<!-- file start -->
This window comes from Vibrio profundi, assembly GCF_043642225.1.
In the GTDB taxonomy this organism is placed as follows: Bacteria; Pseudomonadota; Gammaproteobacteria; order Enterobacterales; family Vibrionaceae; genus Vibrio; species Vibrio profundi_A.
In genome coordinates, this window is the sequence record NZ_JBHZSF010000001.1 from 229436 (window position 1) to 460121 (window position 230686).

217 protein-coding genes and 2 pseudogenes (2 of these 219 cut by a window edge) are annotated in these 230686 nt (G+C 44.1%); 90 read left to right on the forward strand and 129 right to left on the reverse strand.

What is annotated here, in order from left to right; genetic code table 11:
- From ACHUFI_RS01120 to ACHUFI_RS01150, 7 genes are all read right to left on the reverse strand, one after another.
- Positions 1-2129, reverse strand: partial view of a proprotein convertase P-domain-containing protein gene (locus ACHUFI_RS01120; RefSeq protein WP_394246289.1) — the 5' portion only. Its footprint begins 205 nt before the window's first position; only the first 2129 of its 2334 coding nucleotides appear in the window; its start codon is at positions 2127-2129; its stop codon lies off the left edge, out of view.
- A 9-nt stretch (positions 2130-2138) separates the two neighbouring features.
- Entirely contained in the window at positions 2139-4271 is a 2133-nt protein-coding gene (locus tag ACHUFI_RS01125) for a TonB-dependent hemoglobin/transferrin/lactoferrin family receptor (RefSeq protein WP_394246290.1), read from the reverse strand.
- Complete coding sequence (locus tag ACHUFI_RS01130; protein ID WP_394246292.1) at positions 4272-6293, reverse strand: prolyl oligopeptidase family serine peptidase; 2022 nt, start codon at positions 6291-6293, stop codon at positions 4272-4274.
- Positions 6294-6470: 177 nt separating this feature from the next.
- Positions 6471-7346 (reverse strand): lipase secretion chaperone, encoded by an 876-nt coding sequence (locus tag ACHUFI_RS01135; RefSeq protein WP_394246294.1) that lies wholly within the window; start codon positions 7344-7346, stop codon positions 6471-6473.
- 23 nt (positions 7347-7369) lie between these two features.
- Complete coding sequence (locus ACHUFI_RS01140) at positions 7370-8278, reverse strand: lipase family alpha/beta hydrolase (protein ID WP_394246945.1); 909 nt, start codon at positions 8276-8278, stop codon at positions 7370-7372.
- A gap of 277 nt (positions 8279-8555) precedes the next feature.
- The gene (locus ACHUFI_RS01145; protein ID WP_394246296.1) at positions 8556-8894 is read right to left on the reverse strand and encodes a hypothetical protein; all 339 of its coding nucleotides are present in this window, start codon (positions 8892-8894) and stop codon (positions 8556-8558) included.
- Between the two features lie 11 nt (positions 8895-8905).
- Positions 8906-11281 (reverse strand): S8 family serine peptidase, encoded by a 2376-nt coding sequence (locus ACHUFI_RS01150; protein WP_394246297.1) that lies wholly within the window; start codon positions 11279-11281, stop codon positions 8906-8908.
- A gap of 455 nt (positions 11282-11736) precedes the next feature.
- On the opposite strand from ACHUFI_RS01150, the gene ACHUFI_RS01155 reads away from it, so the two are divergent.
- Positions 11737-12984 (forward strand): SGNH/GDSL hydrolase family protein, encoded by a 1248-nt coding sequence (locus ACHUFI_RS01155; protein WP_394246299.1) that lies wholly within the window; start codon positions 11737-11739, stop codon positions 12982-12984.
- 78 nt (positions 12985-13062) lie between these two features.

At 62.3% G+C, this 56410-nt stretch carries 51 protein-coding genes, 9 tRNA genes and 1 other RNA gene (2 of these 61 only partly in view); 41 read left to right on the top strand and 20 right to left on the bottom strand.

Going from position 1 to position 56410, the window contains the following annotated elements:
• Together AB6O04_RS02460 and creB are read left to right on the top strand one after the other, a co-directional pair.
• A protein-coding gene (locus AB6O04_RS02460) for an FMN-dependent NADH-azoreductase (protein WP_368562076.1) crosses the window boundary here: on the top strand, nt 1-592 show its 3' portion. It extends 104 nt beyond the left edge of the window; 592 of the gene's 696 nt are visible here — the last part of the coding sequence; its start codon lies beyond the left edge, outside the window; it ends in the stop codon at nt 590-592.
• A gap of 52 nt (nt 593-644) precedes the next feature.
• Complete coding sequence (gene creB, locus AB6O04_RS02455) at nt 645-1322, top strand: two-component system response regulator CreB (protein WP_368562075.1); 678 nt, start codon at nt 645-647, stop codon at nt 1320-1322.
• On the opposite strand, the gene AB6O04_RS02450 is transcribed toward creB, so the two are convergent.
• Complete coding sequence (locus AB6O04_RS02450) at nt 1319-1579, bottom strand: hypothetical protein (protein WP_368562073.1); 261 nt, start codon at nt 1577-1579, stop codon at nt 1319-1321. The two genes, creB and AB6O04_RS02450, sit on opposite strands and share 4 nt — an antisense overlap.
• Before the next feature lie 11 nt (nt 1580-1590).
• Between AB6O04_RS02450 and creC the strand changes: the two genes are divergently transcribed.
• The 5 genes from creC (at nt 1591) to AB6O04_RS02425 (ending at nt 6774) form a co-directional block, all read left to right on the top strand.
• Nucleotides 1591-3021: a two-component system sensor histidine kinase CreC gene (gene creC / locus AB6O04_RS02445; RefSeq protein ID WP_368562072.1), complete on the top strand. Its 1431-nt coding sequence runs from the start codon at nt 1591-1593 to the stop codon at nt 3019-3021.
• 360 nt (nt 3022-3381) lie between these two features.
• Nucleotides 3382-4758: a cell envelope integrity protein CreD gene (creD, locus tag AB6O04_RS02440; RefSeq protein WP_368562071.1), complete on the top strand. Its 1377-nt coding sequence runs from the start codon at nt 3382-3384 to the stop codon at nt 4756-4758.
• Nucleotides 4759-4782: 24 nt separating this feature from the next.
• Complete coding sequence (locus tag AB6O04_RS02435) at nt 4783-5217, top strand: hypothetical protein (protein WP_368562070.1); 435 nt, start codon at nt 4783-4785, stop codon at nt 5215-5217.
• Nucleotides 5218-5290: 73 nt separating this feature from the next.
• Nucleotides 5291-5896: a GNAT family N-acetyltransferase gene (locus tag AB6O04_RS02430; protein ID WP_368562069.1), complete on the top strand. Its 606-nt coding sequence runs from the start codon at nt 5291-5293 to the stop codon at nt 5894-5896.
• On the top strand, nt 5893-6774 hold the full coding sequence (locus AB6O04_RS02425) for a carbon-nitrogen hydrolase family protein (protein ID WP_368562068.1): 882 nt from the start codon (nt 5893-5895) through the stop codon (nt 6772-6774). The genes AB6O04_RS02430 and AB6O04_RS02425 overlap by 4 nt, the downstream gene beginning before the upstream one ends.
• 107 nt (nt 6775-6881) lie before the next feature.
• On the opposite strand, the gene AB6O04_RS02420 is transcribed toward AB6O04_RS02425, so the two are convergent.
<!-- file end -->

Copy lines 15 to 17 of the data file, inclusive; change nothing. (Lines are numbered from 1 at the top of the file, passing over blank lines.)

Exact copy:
- A gap of 277 nt (positions 8279-8555) precedes the next feature.
- The gene (locus ACHUFI_RS01145; protein ID WP_394246296.1) at positions 8556-8894 is read right to left on the reverse strand and encodes a hypothetical protein; all 339 of its coding nucleotides are present in this window, start codon (positions 8892-8894) and stop codon (positions 8556-8558) included.
- Between the two features lie 11 nt (positions 8895-8905).